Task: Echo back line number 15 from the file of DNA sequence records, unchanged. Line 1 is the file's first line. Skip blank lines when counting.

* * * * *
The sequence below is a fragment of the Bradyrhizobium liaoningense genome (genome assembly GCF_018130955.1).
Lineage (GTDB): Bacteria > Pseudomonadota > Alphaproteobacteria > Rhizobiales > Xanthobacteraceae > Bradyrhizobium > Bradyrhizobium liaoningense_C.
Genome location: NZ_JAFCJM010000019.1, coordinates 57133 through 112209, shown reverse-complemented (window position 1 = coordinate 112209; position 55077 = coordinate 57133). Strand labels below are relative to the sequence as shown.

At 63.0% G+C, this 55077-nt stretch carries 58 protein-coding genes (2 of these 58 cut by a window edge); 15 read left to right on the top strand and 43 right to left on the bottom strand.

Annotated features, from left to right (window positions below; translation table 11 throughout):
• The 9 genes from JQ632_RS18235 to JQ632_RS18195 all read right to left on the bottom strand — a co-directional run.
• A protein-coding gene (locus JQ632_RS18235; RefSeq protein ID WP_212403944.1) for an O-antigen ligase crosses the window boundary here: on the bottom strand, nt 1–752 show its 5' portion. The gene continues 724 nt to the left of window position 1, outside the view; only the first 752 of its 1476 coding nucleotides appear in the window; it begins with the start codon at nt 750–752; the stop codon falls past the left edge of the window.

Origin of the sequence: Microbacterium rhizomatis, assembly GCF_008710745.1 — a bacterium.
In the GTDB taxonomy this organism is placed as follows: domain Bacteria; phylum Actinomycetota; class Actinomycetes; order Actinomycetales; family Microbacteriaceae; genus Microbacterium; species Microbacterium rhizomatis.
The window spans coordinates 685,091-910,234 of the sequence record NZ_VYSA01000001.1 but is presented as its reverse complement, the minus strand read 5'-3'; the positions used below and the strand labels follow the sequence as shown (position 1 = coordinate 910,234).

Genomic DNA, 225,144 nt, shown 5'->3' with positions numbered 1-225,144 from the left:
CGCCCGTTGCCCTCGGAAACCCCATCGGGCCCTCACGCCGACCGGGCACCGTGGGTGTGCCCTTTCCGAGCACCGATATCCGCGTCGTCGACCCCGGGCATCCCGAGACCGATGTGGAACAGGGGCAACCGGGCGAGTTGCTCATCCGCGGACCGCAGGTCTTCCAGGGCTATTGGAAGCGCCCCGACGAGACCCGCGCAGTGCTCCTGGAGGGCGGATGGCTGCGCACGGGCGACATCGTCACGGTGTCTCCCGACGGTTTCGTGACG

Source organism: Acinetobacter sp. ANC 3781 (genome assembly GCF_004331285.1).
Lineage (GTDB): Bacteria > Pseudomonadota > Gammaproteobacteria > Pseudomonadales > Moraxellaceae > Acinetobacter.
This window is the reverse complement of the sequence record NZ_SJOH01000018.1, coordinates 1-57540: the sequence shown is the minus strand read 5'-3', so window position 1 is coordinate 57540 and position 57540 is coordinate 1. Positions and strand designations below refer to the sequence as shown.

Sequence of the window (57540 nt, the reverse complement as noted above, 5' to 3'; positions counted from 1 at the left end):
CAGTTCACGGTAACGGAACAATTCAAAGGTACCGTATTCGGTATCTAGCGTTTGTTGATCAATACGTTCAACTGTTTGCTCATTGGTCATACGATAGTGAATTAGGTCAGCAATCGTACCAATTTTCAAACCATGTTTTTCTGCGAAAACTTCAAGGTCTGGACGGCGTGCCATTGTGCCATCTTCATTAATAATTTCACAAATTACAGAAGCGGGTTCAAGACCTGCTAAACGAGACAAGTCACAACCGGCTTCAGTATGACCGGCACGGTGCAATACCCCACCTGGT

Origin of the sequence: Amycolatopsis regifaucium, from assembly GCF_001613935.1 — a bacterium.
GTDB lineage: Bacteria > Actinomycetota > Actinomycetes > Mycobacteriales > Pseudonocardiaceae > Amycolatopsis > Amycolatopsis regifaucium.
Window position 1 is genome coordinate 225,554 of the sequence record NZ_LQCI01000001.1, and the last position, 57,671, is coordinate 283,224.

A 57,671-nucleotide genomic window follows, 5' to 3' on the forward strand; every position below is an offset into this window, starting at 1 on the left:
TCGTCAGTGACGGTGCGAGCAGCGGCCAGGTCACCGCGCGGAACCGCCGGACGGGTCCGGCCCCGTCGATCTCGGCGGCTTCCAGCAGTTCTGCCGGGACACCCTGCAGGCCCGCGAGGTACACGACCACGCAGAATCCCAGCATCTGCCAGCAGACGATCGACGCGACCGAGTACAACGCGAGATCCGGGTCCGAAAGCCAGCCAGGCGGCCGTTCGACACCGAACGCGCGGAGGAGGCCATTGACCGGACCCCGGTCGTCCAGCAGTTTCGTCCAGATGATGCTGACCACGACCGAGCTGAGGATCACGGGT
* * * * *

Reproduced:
This window is the reverse complement of the sequence record NZ_SJOH01000018.1, coordinates 1-57540: the sequence shown is the minus strand read 5'-3', so window position 1 is coordinate 57540 and position 57540 is coordinate 1. Positions and strand designations below refer to the sequence as shown.